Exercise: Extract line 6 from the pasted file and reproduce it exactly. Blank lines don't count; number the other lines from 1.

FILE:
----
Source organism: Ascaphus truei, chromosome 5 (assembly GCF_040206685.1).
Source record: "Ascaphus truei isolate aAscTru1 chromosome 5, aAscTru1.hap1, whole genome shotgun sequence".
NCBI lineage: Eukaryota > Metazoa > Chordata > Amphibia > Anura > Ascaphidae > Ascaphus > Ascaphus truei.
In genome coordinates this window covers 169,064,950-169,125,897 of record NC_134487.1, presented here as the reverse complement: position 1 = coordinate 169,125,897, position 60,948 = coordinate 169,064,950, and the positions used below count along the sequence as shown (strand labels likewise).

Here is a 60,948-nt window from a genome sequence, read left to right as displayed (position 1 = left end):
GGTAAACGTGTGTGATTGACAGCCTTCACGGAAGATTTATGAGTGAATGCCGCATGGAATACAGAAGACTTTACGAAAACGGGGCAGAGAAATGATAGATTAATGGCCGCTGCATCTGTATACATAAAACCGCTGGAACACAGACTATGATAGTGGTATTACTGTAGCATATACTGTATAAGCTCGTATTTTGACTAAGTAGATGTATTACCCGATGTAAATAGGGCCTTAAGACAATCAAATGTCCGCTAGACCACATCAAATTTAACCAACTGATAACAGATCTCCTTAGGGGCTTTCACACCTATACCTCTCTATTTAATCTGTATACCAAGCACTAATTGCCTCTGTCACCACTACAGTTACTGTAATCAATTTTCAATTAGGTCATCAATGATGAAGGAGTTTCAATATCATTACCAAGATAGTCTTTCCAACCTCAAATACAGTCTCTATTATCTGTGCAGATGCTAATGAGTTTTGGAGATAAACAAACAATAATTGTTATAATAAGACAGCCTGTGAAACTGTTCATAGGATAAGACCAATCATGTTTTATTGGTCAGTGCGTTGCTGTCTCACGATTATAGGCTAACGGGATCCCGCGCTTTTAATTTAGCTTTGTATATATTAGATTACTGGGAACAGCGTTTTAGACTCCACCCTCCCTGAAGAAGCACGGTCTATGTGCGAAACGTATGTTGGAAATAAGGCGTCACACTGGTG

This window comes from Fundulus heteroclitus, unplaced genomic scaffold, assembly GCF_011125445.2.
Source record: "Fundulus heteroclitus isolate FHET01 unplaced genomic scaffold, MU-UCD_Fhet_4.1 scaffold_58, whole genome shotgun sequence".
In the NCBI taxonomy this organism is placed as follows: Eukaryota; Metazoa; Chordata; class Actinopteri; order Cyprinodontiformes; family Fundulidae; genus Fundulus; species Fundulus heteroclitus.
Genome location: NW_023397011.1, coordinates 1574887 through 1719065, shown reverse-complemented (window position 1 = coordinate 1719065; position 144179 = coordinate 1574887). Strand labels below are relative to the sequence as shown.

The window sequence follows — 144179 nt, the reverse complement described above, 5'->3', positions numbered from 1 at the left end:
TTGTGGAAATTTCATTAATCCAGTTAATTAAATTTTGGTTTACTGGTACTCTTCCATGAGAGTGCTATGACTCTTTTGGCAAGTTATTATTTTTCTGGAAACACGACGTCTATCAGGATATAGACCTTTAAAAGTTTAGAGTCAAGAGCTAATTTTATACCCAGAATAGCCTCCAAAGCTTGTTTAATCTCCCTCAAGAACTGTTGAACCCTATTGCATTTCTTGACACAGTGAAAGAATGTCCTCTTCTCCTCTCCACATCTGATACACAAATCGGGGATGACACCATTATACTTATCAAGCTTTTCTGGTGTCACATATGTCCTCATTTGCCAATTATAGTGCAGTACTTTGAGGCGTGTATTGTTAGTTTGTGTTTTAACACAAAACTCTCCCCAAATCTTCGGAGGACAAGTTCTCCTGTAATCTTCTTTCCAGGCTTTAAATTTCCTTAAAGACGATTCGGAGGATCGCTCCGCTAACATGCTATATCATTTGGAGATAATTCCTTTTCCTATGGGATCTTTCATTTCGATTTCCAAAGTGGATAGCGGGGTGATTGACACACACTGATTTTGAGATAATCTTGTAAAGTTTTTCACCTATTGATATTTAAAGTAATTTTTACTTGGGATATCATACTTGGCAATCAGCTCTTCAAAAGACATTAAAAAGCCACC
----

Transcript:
GGTAAACGTGTGTGATTGACAGCCTTCACGGAAGATTTATGAGTGAATGCCGCATGGAATACAGAAGACTTTACGAAAACGGGGCAGAGAAATGATAGATTAATGGCCGCTGCATCTGTATACATAAAACCGCTGGAACACAGACTATGATAGTGGTATTACTGTAGCATATACTGTATAAGCTCGTATTTTGACTAAGTAGATGTATTACCCGATGTAAATAGGGCCTTAAGACAATCAAATGTCCGCTAGACCACATCAAATTTAACCAACTGATAACAGATCTCCTTAGGGGCTTTCACACCTATACCTCTCTATTTAATCTGTATACCAAGCACTAATTGCCTCTGTCACCACTACAGTTACTGTAATCAATTTTCAATTAGGTCATCAATGATGAAGGAGTTTCAATATCATTACCAAGATAGTCTTTCCAACCTCAAATACAGTCTCTATTATCTGTGCAGATGCTAATGAGTTTTGGAGATAAACAAACAATAATTGTTATAATAAGACAGCCTGTGAAACTGTTCATAGGATAAGACCAATCATGTTTTATTGGTCAGTGCGTTGCTGTCTCACGATTATAGGCTAACGGGATCCCGCGCTTTTAATTTAGCTTTGTATATATTAGATTACTGGGAACAGCGTTTTAGACTCCACCCTCCCTGAAGAAGCACGGTCTATGTGCGAAACGTATGTTGGAAATAAGGCGTCACACTGGTG